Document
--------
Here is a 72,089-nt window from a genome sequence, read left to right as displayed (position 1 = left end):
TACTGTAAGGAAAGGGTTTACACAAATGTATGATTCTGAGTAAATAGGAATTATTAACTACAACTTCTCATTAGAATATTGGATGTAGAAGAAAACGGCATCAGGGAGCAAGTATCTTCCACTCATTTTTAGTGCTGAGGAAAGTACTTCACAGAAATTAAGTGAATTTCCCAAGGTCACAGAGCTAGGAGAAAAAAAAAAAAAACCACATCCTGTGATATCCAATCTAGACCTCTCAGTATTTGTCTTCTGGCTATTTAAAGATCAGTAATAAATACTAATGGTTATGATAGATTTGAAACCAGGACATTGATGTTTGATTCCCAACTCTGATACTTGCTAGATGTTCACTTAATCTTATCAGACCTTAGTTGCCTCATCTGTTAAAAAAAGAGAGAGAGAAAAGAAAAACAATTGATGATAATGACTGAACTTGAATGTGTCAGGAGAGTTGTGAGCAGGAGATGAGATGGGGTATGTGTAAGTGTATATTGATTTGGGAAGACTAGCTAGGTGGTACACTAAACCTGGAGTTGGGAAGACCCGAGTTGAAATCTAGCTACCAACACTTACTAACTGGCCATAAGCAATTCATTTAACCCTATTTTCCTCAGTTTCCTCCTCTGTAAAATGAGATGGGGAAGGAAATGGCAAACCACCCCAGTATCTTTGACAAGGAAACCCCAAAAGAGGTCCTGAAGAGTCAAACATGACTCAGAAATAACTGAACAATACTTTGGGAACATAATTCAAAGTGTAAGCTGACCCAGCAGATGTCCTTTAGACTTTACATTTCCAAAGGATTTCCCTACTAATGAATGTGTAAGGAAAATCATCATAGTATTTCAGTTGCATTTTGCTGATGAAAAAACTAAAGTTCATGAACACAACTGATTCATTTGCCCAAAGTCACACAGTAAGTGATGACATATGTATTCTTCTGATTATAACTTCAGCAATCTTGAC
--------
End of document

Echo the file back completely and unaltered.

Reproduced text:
Here is a 72,089-nt window from a genome sequence, read left to right as displayed (position 1 = left end):
TACTGTAAGGAAAGGGTTTACACAAATGTATGATTCTGAGTAAATAGGAATTATTAACTACAACTTCTCATTAGAATATTGGATGTAGAAGAAAACGGCATCAGGGAGCAAGTATCTTCCACTCATTTTTAGTGCTGAGGAAAGTACTTCACAGAAATTAAGTGAATTTCCCAAGGTCACAGAGCTAGGAGAAAAAAAAAAAAAACCACATCCTGTGATATCCAATCTAGACCTCTCAGTATTTGTCTTCTGGCTATTTAAAGATCAGTAATAAATACTAATGGTTATGATAGATTTGAAACCAGGACATTGATGTTTGATTCCCAACTCTGATACTTGCTAGATGTTCACTTAATCTTATCAGACCTTAGTTGCCTCATCTGTTAAAAAAAGAGAGAGAGAAAAGAAAAACAATTGATGATAATGACTGAACTTGAATGTGTCAGGAGAGTTGTGAGCAGGAGATGAGATGGGGTATGTGTAAGTGTATATTGATTTGGGAAGACTAGCTAGGTGGTACACTAAACCTGGAGTTGGGAAGACCCGAGTTGAAATCTAGCTACCAACACTTACTAACTGGCCATAAGCAATTCATTTAACCCTATTTTCCTCAGTTTCCTCCTCTGTAAAATGAGATGGGGAAGGAAATGGCAAACCACCCCAGTATCTTTGACAAGGAAACCCCAAAAGAGGTCCTGAAGAGTCAAACATGACTCAGAAATAACTGAACAATACTTTGGGAACATAATTCAAAGTGTAAGCTGACCCAGCAGATGTCCTTTAGACTTTACATTTCCAAAGGATTTCCCTACTAATGAATGTGTAAGGAAAATCATCATAGTATTTCAGTTGCATTTTGCTGATGAAAAAACTAAAGTTCATGAACACAACTGATTCATTTGCCCAAAGTCACACAGTAAGTGATGACATATGTATTCTTCTGATTATAACTTCAGCAATCTTGAC